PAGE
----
BUT this week could prove to be an even more important landmark for the Wigan Athletic man, as Wednesday's friendly against Greece at Lansdowne Road is a big, big moment for McCarthy. The prize is a place in the starting line-up with Ireland for the World Cup qualifiers in March, and the Greek game is the main audition.
It's one of those bizarre twists of fate in football that McCarthy is a vastly experienced player at club level, but a rookie on the international stage. There are signs that could change as manager Giovanni Trapattoni has talked up McCarthy ahead of the Greece game, now his big chance to establish himself in the side at last, two and a half years after his senior debut.
"I have only played a few games for the Irish senior team but I have five games in a row now and it's great to be getting games under my belt," McCarthy told the Herald.
"I am trying to take it one game at a time, but hopefully the longer a run in the team goes on the more you get used to the system we play with Ireland, and everything starts to click.
"Since I was a kid all I wanted to do was play football, and hopefully I can kick on now. Every player at every level wants to be in the starting XI and I'm no different, I want to play as many games as I can for my club and my country and I'd love to get a chance against Greece this week.
"I love playing international football, I have enjoyed every minute of it so far and if I get to play on Wednesday and again against Poland in February, it would be a dream come true to get into the team for the big matches against Sweden and Austria.
"I am enjoying the fact of being in the team with Ireland now but I won't get frustrated. I will keep working hard and get as many caps under my belt as I can."
McCarthy's dedication to the cause is unquestioned: even when he was - unfairly - dismissed by Trapattoni and sent off to play for the Irish U21s as recently as last year, he always turned up, unlike fellow pros like David Bentley who refused to turn up for U21 duty with England as it was beneath him.
"I was happy to play for the U-21s, I got on well with everyone in the squad and the staff. I would never say that I was too big for the U-21s. I didn't even consider knocking back the U-21s, I'm not like that. The important thing for me is to play for any of the international squads."
And international success is relative. While in Dublin for media duties yesterday ahead of the game against Greece, McCarthy took a trip down memory lane when asked to recall his first involvement with the Republic, an U-17 friendly against Italy in Dublin way back in January 2007.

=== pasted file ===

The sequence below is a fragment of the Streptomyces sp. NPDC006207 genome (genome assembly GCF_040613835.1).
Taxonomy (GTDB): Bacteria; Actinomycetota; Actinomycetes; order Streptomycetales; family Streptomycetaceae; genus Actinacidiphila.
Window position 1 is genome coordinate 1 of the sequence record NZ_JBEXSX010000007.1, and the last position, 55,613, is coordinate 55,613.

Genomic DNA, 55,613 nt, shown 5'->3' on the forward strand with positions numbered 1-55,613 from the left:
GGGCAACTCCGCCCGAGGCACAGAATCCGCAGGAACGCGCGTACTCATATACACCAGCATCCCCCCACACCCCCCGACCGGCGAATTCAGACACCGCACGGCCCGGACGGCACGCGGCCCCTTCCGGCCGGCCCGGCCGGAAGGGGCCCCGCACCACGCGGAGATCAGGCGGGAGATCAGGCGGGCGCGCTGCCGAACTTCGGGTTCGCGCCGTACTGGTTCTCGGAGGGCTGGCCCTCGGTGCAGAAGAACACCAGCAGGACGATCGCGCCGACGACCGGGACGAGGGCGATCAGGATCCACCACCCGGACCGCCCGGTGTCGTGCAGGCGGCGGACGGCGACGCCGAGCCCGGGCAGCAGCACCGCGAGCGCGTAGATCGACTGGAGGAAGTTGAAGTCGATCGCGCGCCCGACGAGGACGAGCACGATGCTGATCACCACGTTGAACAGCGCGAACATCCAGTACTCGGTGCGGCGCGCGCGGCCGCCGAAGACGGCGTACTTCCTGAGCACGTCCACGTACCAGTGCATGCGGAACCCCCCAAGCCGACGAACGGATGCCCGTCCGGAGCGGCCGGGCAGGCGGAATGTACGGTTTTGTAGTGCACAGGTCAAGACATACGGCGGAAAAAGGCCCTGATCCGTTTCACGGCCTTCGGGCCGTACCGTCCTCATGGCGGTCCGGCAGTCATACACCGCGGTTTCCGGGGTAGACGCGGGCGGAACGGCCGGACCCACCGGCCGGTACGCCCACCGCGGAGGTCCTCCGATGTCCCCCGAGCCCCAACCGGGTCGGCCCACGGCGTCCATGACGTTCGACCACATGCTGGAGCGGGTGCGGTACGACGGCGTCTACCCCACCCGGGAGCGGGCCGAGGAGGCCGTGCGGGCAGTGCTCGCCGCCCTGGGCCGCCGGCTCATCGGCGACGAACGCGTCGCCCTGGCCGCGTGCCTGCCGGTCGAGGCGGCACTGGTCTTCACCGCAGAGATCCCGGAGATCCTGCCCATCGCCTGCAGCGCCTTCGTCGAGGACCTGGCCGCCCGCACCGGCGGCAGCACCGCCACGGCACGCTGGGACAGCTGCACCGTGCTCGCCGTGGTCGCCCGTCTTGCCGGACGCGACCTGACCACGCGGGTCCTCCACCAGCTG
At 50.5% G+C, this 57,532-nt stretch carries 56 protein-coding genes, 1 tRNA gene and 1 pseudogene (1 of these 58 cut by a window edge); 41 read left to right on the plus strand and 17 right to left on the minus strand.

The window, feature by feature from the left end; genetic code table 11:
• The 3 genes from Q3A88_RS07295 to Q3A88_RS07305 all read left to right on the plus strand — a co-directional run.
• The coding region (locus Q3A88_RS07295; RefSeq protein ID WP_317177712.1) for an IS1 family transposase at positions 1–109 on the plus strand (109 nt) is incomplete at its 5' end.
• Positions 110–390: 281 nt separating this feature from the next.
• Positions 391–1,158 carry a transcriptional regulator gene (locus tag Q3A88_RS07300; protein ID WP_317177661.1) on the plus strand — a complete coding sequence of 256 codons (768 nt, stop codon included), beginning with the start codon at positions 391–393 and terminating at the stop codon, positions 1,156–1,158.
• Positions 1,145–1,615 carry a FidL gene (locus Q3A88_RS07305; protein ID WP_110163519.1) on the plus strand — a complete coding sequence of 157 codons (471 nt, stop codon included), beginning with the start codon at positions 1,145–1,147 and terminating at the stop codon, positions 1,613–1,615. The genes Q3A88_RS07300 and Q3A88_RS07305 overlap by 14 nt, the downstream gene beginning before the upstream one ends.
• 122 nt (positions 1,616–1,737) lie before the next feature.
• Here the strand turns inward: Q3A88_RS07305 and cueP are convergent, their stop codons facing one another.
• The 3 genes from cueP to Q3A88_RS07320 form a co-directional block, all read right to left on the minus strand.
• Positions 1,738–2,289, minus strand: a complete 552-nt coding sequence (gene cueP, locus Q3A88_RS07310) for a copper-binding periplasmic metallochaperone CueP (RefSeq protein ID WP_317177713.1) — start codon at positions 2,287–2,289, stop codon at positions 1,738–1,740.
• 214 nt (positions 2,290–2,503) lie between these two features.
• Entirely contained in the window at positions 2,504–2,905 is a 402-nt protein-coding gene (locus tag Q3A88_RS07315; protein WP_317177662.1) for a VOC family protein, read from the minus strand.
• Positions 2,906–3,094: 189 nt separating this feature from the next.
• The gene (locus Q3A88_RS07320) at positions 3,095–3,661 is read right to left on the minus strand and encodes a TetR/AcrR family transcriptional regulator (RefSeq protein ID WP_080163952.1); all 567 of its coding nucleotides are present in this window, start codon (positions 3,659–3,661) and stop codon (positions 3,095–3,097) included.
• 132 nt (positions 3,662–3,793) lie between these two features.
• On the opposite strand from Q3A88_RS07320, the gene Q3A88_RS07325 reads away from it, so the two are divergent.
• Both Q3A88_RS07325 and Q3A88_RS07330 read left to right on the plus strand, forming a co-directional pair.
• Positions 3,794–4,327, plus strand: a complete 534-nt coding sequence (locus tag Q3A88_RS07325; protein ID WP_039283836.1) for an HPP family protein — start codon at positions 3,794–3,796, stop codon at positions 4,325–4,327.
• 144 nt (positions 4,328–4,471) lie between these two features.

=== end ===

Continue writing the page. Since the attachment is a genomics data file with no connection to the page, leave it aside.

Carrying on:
The game was a success, a 1-0 win for Ireland, but success did not come for McCarthy's team-mates. Of the Irish side that day, McCarthy is the only one with a senior cap and, apart from him, the only member of the U-17 side still playing at a high level abroad is Huddersfield striker Sean Scannell.
A few more are enjoying a good League of Ireland career (Conor McCormack and Shane O'Connor at Shamrock Rovers, Gareth Matthews at Shels, Eric Foley at Drogheda) but the majority of McCarthy's ex-team mates are either playing non-league football in England with clubs like Lewes (Kieron Thorp), Bromley (Ian Daly) and Billingham Town (James Cronesberry) or have quit soccer, some to concentrate on GAA (David Joyce with Mayo, Paul Honohan with Cork's U21s).
"It's a shame to see so many of those guys gone from the game," McCarthy reflected.
"I thought Ian Daly, who was at Man City at the time, was a different class and I was sure he'd make it. I played in midfield with Conor McCormack and again I thought he'd go very far, but it's a tough game. You need to get a break along the way. I got a break by getting into the Hamilton team and then getting a break again with a manager down south (Roberto Martinez) who gave me a chance as well. You need a bit of luck and I'm fortunate to have had that bit of luck. It's a crazy game, you can never take things for granted. One minute you're at a big club and have high hopes and the next minute you're at the bottom. It's a cruel business and I feel fortunate to be where I am."
The good fortune of having an international career is something that crops up regularly for McCarthy as his club manager, Martinez, was never capped. "He's fascinated by international football and he's always asking about the Ireland set-up, how I am enjoying it and how I do in the games," says McCarthy.
A keen Celtic fan, McCarthy was due to be in Parkhead for last week's thriller against Barcelona and even had a ticket but was unable to go due to club duties. That win for the Bhoys has put Irish reaction to the 6-1 defeat to Germany under the spotlight, especially the theory put forward by the Ireland manager and some players that Ireland didn't stand a chance against the Germans as the opposition were just too strong - not a view taken by Celtic who took Barcelona by the scruff of the neck.
"Celtic got a result against Barcelona, one of the best teams in the world in my book, and you look at Germany, one of the best football countries in the world, but it will always be tough," he says.
"If you look back at the Barca game, Celtic rode their luck at times and the keeper pulled off a lot of great saves at Parkhead. Germany were unstoppable the night we played them. Every chance they had seemed to go in and it's frustrating.
"We just have to try and take the positives out of the Faroes game and go into the Greek game to get a result to build ahead of the qualifiers in March."